Tamara Zidanšek of the Czech Republic, by the exact same score, 1-6, 6-3, 10-8. In the October 1st semifinals at the Tallinn Open in Estonia, Barbora Krejčíková defeated Belinda Bencic, Switzerland’s Red, with a White cross in the middle, crusader, in a match that never seemed to end…It lasted three hours and 22 minutes before Krejčíková earned a 6-7, 7-6, 6-2. Following her fitness testament, she waltzed past Anett Kontaveit, who was playing in her home country carrying the Estonia’s distinctive Blue, Black and White tricolor banner, 6-2, 6-3, in the final.
Often ATP no-ad doubles competitions seem to be over after a couple of ball bounces by a server…But that wasn’t the case in Spain on October 16th in the Gijón Open Men’s Doubles final. Máximo González and Argentinian countryman, Andrés Molteni hoisted the Light Blue, White with a sun in the middle, Light Blue banner after defeating the US duo, Nathaniel Lammons and Jackson Withrow, 6–7, 7–6, 10–5 in two hours and 17 minutes…
On October 17th at the at the Western & Southern Open in Cincinnati, Ohio, Veronika Kudermetova (the Russian competed unattached) received a second round walkover because Simona Halep wasn’t able to raise Romania’s Blue, Yellow and Red flag having injured her right quadricep in her first round, three set victory. The result was “Weirdly Record-Setting” because it was the eight walkover/retirement, the 25 year old from Kazan, Russia’s received in 2022.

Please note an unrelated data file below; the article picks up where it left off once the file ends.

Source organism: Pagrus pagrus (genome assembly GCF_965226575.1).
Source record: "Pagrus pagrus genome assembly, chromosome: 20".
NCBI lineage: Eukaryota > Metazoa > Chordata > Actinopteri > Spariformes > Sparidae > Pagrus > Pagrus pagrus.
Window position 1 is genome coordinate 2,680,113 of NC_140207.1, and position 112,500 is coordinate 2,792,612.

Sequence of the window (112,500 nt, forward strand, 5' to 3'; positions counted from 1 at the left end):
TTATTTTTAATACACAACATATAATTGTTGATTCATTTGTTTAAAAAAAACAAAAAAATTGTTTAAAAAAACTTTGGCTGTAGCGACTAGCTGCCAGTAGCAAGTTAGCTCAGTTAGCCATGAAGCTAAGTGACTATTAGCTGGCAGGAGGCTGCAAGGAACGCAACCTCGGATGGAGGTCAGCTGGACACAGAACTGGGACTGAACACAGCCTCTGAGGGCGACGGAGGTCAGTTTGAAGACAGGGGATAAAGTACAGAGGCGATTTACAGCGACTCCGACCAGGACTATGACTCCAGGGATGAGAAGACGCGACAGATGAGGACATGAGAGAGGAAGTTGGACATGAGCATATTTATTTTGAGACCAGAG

(It must be noted that Bob Larson’s Daily Pro Men’s and Women’s News was a valued information source.)
Deserve Extra Attention…
Every season there are individuals and results that deserve extra attention…
Being 50 years old and playing Davis Cup doesn’t happen often. When winning a match is added to the storyline, headlines result…and that’s what Associated Press (AP) provided in a July feature about Domenico Vicini, who teamed with Marco de Rossi to draw attention to San Marino’s White and Light Blue, with a crown coat of arms at the top pennant, by defeating Martin Muedini and Mario Zili, the Albanian Red with a double-headed eagle in the center representatives, 6-3, 7-6 in Group IV competitcon. For Vicini, who made his debut in 1993, this was his 24th San Marino Davis Cup appearance. In 2019, at a youthful 47 years and 318 days, he became the oldest man to ever win a Davis Cup singles match. On Friday, July 29th he set another record playing his 100th contest. In his NEC Wheelchair Masters debut, Tokito Oda of Japan, No. 1 in Junior Wheelchair Singles, defeated defending champion Alfie Hewett of Great Britain, 6-4, 6-3 to win the tournament. With the victory, the 16 year old became the youngest winner in the event’s 28-year history.
King Van Nostrand of the US lived up to being a “King” defeating countryman Albert Lyle, 6-4, 1-6, 10-7 to win the Men’s 85 Singles, in May, at the 2022 Super-Senior World Individual Championships. The 87 year old earned his 43rd ITF championship at the Boynton Beach Tennis Center in Florida, which broke a tie with Lorne Main of Canada.
Lulu Sun, (aka Lulu Radovic) was born in New Zealand but her parents, a Croatian father and a Hong Kong Chinese mother, moved to Geneva, Switzerland when she was a youngster. In 2018 playing for Switzerland, she and Violet Apisah of Australia-Papua, were Australian Girls’ Doubles finalist. At The Championships that same year she played for New Zealand. As a freshman in 2021, she won the deciding match to give the University of Texas a 4-3 victory over Pepperdine University in the NCAA Women’s Team Championship final. Ranked No. 276, the 21 year old Swiss lefthander made her WTA debut as a wild card at the Morocco Open losing to Arantxa Rus of the Netherlands in the first round.
Here Is Hoping…
That 2023 follows a thought from Anne Frank..
How wonderful it is that nobody needs to wait a single moment before starting to improve the world.
Just imagine the colors of the rainbow that would result…